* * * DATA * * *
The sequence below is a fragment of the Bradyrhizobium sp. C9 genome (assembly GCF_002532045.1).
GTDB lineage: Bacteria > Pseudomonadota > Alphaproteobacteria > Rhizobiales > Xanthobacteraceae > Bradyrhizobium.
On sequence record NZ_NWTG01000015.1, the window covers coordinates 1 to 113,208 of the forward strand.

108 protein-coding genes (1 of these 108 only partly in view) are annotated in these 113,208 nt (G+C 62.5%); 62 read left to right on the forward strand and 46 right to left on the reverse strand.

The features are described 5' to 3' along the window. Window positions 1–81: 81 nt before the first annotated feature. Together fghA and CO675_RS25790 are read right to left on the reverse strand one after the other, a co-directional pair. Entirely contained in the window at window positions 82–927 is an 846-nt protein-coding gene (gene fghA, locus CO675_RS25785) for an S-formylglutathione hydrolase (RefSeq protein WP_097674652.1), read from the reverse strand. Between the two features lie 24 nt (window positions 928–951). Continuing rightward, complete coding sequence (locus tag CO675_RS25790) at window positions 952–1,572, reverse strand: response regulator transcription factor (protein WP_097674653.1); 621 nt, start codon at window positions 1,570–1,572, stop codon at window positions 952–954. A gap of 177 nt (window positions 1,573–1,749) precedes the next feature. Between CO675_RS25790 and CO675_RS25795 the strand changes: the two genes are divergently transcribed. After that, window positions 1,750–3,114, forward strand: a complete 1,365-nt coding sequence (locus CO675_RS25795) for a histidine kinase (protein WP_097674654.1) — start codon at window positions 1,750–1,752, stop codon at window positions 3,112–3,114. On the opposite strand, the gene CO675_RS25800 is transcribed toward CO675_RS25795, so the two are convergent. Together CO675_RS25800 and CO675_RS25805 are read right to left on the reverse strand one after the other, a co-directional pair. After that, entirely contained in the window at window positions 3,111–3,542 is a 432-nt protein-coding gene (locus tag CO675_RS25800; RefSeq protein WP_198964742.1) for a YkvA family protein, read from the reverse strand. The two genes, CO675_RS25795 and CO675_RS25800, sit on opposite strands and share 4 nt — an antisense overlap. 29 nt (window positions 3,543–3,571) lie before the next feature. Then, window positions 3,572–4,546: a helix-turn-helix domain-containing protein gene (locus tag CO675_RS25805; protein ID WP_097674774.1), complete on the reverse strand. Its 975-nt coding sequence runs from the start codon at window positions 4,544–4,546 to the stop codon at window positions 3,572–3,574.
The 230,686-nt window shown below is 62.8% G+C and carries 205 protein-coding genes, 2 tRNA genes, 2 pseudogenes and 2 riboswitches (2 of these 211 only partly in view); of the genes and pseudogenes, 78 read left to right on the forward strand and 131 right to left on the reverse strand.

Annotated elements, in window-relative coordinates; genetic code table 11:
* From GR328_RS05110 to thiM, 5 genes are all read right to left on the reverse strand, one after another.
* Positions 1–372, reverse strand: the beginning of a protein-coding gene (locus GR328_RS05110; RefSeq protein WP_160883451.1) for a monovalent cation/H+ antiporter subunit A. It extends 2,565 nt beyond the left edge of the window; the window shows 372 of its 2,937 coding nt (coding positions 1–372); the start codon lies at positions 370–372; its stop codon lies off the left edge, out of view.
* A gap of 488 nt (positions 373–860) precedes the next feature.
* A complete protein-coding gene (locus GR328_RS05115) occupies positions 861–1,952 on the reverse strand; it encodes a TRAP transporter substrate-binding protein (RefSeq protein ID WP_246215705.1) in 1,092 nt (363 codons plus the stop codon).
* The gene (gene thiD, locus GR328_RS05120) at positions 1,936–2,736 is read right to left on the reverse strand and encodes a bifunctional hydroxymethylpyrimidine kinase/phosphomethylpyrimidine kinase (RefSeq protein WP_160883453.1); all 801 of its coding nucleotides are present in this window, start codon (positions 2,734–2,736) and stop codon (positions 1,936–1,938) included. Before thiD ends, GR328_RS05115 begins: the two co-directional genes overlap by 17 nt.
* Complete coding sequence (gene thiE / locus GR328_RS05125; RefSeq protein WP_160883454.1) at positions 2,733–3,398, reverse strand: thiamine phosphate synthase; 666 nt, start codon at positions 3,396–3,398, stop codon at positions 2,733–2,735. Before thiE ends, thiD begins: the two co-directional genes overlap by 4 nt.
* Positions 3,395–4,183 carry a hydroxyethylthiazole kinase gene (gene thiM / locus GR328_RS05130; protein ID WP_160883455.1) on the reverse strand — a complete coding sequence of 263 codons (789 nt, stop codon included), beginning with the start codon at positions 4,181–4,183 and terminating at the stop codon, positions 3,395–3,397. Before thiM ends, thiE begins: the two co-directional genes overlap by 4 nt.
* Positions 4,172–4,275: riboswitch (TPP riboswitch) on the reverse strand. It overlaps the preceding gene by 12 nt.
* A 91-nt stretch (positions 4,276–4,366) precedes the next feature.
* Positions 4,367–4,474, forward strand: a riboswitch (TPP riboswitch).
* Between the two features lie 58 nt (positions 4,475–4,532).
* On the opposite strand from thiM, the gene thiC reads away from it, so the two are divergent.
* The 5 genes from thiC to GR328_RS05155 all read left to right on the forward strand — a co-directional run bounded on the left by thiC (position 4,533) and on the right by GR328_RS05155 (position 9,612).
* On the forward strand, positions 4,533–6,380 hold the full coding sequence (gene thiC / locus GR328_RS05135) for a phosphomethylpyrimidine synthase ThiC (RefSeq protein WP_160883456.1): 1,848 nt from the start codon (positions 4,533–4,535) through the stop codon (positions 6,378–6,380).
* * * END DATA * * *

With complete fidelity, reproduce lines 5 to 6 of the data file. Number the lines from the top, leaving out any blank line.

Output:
The features are described 5' to 3' along the window. Window positions 1–81: 81 nt before the first annotated feature. Together fghA and CO675_RS25790 are read right to left on the reverse strand one after the other, a co-directional pair. Entirely contained in the window at window positions 82–927 is an 846-nt protein-coding gene (gene fghA, locus CO675_RS25785) for an S-formylglutathione hydrolase (RefSeq protein WP_097674652.1), read from the reverse strand. Between the two features lie 24 nt (window positions 928–951). Continuing rightward, complete coding sequence (locus tag CO675_RS25790) at window positions 952–1,572, reverse strand: response regulator transcription factor (protein WP_097674653.1); 621 nt, start codon at window positions 1,570–1,572, stop codon at window positions 952–954. A gap of 177 nt (window positions 1,573–1,749) precedes the next feature. Between CO675_RS25790 and CO675_RS25795 the strand changes: the two genes are divergently transcribed. After that, window positions 1,750–3,114, forward strand: a complete 1,365-nt coding sequence (locus CO675_RS25795) for a histidine kinase (protein WP_097674654.1) — start codon at window positions 1,750–1,752, stop codon at window positions 3,112–3,114. On the opposite strand, the gene CO675_RS25800 is transcribed toward CO675_RS25795, so the two are convergent. Together CO675_RS25800 and CO675_RS25805 are read right to left on the reverse strand one after the other, a co-directional pair. After that, entirely contained in the window at window positions 3,111–3,542 is a 432-nt protein-coding gene (locus tag CO675_RS25800; RefSeq protein WP_198964742.1) for a YkvA family protein, read from the reverse strand. The two genes, CO675_RS25795 and CO675_RS25800, sit on opposite strands and share 4 nt — an antisense overlap. 29 nt (window positions 3,543–3,571) lie before the next feature. Then, window positions 3,572–4,546: a helix-turn-helix domain-containing protein gene (locus tag CO675_RS25805; protein ID WP_097674774.1), complete on the reverse strand. Its 975-nt coding sequence runs from the start codon at window positions 4,544–4,546 to the stop codon at window positions 3,572–3,574.
The 230,686-nt window shown below is 62.8% G+C and carries 205 protein-coding genes, 2 tRNA genes, 2 pseudogenes and 2 riboswitches (2 of these 211 only partly in view); of the genes and pseudogenes, 78 read left to right on the forward strand and 131 right to left on the reverse strand.